The upper floor of Shiraoi House in LeBourdais Park has sat mostly empty since June of 2019. That will soon change, as the city approved a lease with Moonshine Coffee Roasters at their April 6 meeting. (Cassidy Dankochik Photo - Quesnel Cariboo Observer)

Coffee shop approved for Shiraoi House upper floor

Quesnel council approved a five-year lease with Moonshine Coffee

  • Apr. 6, 2021 12:00 a.m.

Quesnel will be getting a new downtown restaurant.

City council officially entered into a five-year lease with Moonshine Coffee to turn the upper level of Shiraoi House in LeBourdais Park into a coffee roaster and restaurant at their April 6 meeting.

The upper level of Shiraoi House has been sitting mostly vacant since June of 2019, when the Shiraoi Twinning Society asked to leave the building. According to a city report penned by director of community services Jeff Norburn, the building has been available for rent, but has been underused.

The city funded a business study which ranked a coffee shop as the best potential use of the space.

Before signing the lease, the city received a grant to upgrade the utilities at the building to create a better chance of attracting a business.

Councillors also agreed to a request from Moonshine for reduced rent for the first few months of the lease. Moonshine had asked for a six month period, but councillors agreed to three on the recommendation of staff.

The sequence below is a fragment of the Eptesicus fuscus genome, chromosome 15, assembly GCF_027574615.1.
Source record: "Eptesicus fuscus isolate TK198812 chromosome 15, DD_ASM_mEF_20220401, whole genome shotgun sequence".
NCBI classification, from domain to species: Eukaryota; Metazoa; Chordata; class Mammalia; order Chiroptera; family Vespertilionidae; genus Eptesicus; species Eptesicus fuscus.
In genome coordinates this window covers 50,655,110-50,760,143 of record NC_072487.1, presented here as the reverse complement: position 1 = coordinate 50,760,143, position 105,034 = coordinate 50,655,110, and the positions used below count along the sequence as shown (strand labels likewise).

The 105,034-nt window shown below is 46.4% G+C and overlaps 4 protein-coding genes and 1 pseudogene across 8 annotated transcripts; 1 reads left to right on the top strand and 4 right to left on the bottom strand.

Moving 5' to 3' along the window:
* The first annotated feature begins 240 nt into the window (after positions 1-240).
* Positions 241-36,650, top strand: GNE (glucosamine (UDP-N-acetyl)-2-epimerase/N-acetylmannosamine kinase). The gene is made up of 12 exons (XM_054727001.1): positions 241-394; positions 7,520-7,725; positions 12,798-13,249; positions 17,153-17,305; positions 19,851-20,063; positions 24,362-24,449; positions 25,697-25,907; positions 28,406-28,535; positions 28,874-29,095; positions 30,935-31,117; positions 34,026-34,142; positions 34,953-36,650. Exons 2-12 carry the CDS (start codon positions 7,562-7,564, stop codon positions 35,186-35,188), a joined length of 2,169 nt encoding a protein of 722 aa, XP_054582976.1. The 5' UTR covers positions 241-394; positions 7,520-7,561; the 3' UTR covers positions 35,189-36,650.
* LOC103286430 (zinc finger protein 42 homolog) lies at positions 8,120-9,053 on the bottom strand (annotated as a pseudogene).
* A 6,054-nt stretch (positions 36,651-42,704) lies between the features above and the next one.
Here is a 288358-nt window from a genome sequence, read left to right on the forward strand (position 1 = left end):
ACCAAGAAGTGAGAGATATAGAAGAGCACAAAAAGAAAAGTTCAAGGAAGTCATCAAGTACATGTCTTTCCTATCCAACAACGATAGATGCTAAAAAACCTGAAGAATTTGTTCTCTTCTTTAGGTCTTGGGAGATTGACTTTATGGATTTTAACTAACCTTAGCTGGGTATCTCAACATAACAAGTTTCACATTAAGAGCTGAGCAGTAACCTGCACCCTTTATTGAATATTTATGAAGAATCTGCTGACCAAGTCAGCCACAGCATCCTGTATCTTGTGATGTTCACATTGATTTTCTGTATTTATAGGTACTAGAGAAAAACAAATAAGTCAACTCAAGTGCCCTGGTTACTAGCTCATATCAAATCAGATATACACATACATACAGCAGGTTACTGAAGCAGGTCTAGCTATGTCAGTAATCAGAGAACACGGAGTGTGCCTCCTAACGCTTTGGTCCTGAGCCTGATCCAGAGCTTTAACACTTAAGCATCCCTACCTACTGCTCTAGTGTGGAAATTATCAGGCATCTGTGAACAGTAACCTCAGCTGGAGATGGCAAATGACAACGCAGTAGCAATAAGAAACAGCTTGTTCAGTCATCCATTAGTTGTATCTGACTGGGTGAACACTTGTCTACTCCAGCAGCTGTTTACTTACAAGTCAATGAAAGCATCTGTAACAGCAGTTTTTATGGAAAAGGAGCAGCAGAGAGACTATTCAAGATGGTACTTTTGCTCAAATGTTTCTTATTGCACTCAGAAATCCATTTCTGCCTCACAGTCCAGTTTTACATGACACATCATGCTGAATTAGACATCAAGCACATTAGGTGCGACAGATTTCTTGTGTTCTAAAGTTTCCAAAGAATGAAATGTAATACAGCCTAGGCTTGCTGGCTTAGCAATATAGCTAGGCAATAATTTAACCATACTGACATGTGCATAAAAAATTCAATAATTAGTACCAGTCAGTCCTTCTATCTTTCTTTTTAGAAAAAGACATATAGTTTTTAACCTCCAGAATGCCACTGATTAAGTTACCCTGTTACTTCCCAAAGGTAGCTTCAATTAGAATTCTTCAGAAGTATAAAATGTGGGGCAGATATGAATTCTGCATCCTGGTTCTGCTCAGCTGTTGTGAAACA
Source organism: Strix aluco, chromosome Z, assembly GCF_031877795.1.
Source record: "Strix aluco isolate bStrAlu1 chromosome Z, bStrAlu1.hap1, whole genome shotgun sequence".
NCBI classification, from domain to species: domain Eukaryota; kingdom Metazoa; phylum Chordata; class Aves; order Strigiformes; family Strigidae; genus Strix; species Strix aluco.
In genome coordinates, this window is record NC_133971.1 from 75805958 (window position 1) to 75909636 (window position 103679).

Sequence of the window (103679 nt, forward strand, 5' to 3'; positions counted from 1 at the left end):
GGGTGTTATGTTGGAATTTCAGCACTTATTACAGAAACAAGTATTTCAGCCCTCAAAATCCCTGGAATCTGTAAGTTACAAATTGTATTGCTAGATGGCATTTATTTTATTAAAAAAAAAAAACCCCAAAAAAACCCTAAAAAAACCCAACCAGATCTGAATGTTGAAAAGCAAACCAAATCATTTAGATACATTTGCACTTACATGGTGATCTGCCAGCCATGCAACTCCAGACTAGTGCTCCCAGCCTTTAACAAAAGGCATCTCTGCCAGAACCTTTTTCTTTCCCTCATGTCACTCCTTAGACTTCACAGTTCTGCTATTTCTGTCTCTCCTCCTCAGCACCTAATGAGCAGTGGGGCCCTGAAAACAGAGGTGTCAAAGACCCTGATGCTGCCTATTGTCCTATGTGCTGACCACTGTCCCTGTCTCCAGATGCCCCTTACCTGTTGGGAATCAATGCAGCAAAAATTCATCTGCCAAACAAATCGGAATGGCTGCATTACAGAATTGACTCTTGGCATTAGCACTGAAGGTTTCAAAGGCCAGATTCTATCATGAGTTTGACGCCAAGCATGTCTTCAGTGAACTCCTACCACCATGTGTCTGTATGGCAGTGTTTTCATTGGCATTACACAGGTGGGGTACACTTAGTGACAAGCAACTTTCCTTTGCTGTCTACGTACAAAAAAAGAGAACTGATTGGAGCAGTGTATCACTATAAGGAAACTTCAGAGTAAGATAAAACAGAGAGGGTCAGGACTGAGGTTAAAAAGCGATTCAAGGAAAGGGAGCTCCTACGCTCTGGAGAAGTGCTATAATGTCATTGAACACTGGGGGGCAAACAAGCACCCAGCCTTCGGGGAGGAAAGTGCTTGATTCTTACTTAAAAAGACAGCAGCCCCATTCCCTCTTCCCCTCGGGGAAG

“We have a shared, mutual interest in this business being successful at this location,” Norburn said, explaining the staff recommendation. “This is a new venture.”

Councillor Scott Elliott wanted to grant Moonshine all six months of their request, while Councillors Ron Paull and Martin Runge disagreed, noting the lease is already cheaper than other businesses in downtown.

“If they’re asking for rent relief from day one, that is a little bit worrying,” Runge said.

The lease calls for Moonshine to pay $10 per square foot per year, which is expected to generate $18,000 in funds for the city. Three months at 50 per cent would reduce the city’s expected revenue by only $2,250.

“We’ve invited someone to take an adventure with us,” Mayor Bob Simpson said. “The finances to us are nominal, but the finances to an individual starting a business — every dollar counts.”

Other councillors were also eager to try and find some way to reduce costs for Moonshine, especially considering the COVID-19 pandemic’s affect on restaurants.

Councillors decided to grant Moonshine their request in part, with only Paull voting against.

READ MORE: Quesnel council approves new lease agreement for airport lands

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Quesnel Cariboo Observer